The small town of Corbett is well known to bicycle riders in the Portland region. It’s bisected by the Historic Columbia River Highway, it’s a gateway to the Columbia River Gorge, and it sits at the base of Larch Mountain Road, one of most legendary climbs in the state. Corbett High School even serves as the base camp for the annual Larch Mountain Hillclimb Time Trial event.
But it also has a darker side: A locals-only vibe that has persisted for years.
We’ve reported on bicycle riders being verbally threatened for merely existing in the area and there have been multiple incidents of tacks being suspiciously left on the road. Back in May of this year when Covid-19 concerns were at a fever pitch, we shared how riders were mistakenly informed by an Oregon State Parks ranger that they could not ride on the Historic Highway near Corbett unless they lived in the area.
Now, as tensions over wildfires have mixed with conspiracy theories, disinformation on the web, and existing biases, armed civilians have set up roadblocks to deter people from using roads.
On Wednesday the Guardian reported that people were being stopped by armed vigilantes at several locations. Their article includes disturbing details about town meetings where these armed civilians were given permission by a Multnomah County Sheriff’s Office sergeant to guard the area from “suspicious” behavior. The meetings happened after the sheriff’s office reported that someone had set off fireworks that caused a brush fire in the area.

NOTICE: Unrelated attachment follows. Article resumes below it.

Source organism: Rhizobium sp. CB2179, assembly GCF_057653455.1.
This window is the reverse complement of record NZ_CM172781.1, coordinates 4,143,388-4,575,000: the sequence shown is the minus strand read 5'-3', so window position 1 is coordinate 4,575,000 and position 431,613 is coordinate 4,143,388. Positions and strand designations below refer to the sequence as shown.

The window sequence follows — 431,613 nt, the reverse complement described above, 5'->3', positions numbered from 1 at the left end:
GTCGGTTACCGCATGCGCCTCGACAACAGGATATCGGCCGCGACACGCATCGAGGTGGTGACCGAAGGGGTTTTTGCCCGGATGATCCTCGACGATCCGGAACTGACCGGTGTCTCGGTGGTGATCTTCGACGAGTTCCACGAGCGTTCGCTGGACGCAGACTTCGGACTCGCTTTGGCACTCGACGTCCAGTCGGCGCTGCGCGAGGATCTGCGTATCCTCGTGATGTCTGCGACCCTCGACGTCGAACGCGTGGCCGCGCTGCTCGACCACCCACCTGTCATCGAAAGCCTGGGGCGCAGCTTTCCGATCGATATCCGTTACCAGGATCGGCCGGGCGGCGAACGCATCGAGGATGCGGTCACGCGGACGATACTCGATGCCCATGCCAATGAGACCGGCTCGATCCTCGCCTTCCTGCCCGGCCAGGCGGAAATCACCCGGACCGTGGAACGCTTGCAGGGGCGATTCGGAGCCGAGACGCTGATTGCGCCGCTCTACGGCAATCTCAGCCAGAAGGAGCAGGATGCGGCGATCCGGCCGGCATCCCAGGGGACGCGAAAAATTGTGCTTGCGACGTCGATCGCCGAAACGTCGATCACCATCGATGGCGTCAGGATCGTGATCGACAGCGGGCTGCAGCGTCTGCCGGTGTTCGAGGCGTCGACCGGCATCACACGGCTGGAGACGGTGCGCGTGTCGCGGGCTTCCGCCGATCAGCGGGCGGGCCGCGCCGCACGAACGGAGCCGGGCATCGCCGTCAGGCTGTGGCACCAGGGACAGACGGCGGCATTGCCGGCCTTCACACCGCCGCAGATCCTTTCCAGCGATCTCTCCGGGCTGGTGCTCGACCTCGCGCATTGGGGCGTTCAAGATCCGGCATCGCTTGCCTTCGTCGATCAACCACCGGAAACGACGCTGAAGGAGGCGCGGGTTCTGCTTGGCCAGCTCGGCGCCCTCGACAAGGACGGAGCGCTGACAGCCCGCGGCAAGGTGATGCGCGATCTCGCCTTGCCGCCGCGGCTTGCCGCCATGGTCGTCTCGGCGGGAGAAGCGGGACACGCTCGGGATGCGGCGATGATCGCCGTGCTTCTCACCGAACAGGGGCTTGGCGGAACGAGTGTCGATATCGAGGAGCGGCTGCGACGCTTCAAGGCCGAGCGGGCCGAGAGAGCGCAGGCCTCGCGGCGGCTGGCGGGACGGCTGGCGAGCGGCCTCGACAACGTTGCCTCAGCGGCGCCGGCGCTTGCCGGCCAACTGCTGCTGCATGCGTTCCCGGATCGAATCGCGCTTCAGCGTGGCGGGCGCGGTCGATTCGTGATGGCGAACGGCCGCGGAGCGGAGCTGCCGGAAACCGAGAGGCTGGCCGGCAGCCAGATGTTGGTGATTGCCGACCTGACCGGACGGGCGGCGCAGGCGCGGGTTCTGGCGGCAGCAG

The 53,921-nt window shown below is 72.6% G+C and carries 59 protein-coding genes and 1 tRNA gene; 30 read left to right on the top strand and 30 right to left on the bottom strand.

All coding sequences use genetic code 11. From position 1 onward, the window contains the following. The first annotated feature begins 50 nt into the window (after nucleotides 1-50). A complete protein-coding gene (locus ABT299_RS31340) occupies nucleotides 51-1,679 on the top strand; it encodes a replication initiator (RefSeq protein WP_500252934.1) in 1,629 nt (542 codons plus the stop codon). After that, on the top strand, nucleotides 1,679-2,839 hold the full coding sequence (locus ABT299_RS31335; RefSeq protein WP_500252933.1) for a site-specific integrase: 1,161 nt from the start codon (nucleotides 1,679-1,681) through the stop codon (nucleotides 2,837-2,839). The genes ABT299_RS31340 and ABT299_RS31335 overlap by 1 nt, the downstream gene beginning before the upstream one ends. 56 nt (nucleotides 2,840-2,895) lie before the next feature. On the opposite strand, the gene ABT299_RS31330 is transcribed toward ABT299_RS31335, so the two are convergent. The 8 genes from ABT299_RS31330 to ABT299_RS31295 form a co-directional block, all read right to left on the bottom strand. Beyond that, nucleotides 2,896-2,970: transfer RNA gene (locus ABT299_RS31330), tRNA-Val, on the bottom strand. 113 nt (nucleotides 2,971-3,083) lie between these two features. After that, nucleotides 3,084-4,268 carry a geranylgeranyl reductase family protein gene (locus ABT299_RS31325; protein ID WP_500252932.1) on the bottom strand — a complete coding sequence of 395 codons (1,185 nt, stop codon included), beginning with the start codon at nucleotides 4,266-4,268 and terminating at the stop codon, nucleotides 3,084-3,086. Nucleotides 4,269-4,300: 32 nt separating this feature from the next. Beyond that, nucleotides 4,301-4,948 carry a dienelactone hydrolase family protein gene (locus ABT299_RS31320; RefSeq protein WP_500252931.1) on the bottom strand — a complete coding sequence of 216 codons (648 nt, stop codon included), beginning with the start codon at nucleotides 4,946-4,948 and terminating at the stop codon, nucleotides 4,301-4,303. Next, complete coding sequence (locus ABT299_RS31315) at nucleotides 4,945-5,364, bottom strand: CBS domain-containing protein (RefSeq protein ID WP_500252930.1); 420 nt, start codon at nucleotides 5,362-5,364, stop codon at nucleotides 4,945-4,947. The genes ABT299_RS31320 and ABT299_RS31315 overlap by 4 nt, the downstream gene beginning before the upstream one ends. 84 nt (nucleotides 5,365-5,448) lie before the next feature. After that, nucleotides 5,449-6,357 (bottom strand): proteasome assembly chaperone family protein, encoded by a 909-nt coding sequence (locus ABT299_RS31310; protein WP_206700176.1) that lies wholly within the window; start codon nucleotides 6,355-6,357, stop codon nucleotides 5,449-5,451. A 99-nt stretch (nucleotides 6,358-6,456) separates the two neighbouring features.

Yesterday Multnomah County Commissioner Deborah Kafoury demanded an immediate investigation into these claims saying, “I am deeply concerned about the reports that the words of some Multnomah County Sheriff’s staff were interpreted by some residents as support or encouragement for roadblocks and vigilante patrols. If that turns out to be true, it is categorically unacceptable.”
Also on Thursday the Sheriff’s Office cited three men involved in one of the illegal roadblocks. The citations for disorderly conduct followed an investigation of a roadblock at the Historic Highway and Larch Mountain Road (pictured).
With air quality improving quickly, people are likely to start riding in Corbett in the next few days. If you see anyone taking part in a roadblock or tracking road users in any way, Multnomah County Sheriff Mike Reese urges you to call 911.
“We have added extra patrol resources into rural areas,” Reese said in a video last week. “The Multnomah County Sheriff’s Office will not tolerate this type of illegal activity.”
— Jonathan Maus: (503) 706-8804, @jonathan_maus on Twitter and [email protected]
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